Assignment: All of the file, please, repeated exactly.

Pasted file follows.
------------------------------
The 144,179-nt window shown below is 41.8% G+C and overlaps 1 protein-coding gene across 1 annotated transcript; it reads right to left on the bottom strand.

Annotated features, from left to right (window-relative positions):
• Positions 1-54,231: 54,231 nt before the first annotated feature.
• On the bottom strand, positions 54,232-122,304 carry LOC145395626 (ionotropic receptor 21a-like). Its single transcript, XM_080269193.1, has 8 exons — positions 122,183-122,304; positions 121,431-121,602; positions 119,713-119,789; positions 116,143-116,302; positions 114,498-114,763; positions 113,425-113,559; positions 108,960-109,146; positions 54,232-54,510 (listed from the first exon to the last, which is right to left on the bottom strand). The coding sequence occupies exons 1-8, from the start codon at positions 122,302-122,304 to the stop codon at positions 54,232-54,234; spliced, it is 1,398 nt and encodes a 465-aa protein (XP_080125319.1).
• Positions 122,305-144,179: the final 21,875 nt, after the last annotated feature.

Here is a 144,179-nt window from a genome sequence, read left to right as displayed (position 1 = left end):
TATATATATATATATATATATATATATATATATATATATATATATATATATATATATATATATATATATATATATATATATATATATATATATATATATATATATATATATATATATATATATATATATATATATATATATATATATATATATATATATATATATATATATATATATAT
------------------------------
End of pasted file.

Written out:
The 144,179-nt window shown below is 41.8% G+C and overlaps 1 protein-coding gene across 1 annotated transcript; it reads right to left on the bottom strand.

Annotated features, from left to right (window-relative positions):
• Positions 1-54,231: 54,231 nt before the first annotated feature.
• On the bottom strand, positions 54,232-122,304 carry LOC145395626 (ionotropic receptor 21a-like). Its single transcript, XM_080269193.1, has 8 exons — positions 122,183-122,304; positions 121,431-121,602; positions 119,713-119,789; positions 116,143-116,302; positions 114,498-114,763; positions 113,425-113,559; positions 108,960-109,146; positions 54,232-54,510 (listed from the first exon to the last, which is right to left on the bottom strand). The coding sequence occupies exons 1-8, from the start codon at positions 122,302-122,304 to the stop codon at positions 54,232-54,234; spliced, it is 1,398 nt and encodes a 465-aa protein (XP_080125319.1).
• Positions 122,305-144,179: the final 21,875 nt, after the last annotated feature.

Here is a 144,179-nt window from a genome sequence, read left to right as displayed (position 1 = left end):
TATATATATATATATATATATATATATATATATATATATATATATATATATATATATATATATATATATATATATATATATATATATATATATATATATATATATATATATATATATATATATATATATATATATATATATATATATATATATATATATATATATATATATATATATAT